In 1851, Britain lost probably one of the greatest painters of all time: Joseph Mallord William Turner died, whose paintings can instantly be recognised and remain to this day the treasure of nineteenth-century impressionism. The collection of his paintings, now held at the Tate Britain and in the Ashmolean Museum of the University of Oxford, was put together at the time, patiently catalogued and arranged with extreme care through the work of one man: John Ruskin, university teacher, art critic, would-be geologist, and temporary executor of Turner's will. This example may sound completely outdated, and yet I would like to suggest that it encapsulates many issues that need addressing in relation to university heritage today. For this is a story where conservation and the sense of a legacy was crucial, and where the links between university and general access to knowledge had to be firmly established and reinforced both by individuals and by institutions. Without Ruskin and Oxford University and the many schemes developed to properly house the collections of paintings and the numerous drawings of the artist, Turner's oeuvre would probably have been sold and scattered throughout the country or even the world.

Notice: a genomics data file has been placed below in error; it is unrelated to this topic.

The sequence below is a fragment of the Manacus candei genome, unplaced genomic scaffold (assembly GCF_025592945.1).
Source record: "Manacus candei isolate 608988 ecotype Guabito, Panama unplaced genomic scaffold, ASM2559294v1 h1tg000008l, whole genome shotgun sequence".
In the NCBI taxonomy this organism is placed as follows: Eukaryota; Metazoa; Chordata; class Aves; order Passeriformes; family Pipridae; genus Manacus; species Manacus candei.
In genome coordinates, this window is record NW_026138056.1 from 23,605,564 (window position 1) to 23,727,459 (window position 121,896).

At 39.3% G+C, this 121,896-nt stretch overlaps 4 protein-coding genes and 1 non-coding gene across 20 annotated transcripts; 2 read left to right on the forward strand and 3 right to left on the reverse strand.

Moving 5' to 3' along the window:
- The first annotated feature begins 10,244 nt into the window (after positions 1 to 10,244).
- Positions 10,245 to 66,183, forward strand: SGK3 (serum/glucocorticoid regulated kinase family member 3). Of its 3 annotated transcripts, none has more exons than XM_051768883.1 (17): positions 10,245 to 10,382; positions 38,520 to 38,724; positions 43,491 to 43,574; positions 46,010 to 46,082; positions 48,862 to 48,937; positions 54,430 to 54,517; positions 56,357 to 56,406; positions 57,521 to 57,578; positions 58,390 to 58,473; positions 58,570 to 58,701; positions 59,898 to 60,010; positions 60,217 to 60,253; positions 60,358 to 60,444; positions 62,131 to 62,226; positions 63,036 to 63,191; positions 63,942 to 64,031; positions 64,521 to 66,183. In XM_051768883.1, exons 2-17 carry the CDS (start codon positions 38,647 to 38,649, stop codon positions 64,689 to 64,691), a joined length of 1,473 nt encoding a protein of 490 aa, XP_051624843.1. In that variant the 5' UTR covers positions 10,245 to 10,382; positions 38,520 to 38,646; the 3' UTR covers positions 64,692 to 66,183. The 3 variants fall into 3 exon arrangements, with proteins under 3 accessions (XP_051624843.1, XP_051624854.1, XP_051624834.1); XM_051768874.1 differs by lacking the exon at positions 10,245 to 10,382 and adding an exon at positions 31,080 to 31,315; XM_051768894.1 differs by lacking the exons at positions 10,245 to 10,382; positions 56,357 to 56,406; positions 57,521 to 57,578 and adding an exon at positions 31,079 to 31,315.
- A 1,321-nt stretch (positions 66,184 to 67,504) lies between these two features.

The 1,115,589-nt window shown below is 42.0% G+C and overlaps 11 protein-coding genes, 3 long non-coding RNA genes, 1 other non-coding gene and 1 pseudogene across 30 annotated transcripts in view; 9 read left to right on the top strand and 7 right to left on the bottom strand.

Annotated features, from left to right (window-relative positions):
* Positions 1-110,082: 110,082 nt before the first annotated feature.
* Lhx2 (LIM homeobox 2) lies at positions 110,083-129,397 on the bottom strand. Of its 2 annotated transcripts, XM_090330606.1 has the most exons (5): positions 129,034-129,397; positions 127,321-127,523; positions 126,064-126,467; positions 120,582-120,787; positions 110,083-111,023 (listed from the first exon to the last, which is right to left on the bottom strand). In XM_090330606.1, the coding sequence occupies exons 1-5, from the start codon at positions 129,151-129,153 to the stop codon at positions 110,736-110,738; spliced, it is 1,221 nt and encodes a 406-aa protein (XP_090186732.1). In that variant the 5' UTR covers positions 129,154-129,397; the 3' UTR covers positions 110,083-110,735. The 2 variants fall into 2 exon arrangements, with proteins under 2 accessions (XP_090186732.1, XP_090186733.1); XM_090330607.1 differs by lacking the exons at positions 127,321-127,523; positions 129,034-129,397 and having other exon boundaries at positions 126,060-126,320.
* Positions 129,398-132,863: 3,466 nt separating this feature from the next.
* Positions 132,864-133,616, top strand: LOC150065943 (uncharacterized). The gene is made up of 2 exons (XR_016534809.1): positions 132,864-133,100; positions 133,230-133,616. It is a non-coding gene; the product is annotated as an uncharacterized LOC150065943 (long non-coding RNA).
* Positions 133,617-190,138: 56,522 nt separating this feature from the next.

Financed by the National Centre for Research and Development under grant No. SP/I/1/77065/10 by the strategic scientific research and experimental development program:
SYNAT - “Interdisciplinary System for Interactive Scientific and Scientific-Technical Information”.